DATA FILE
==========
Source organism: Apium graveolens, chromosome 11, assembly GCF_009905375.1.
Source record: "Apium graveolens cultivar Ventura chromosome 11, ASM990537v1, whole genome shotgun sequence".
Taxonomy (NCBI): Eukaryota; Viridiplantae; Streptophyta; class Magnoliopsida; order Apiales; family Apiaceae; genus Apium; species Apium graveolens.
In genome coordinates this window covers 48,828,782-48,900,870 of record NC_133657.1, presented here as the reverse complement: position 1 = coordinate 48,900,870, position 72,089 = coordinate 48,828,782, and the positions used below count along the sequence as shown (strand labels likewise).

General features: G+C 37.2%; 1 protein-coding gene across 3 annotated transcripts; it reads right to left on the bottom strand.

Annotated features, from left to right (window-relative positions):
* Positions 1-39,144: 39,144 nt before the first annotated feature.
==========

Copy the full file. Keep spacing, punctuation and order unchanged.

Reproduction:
Source organism: Apium graveolens, chromosome 11, assembly GCF_009905375.1.
Source record: "Apium graveolens cultivar Ventura chromosome 11, ASM990537v1, whole genome shotgun sequence".
Taxonomy (NCBI): Eukaryota; Viridiplantae; Streptophyta; class Magnoliopsida; order Apiales; family Apiaceae; genus Apium; species Apium graveolens.
In genome coordinates this window covers 48,828,782-48,900,870 of record NC_133657.1, presented here as the reverse complement: position 1 = coordinate 48,900,870, position 72,089 = coordinate 48,828,782, and the positions used below count along the sequence as shown (strand labels likewise).

General features: G+C 37.2%; 1 protein-coding gene across 3 annotated transcripts; it reads right to left on the bottom strand.

Annotated features, from left to right (window-relative positions):
* Positions 1-39,144: 39,144 nt before the first annotated feature.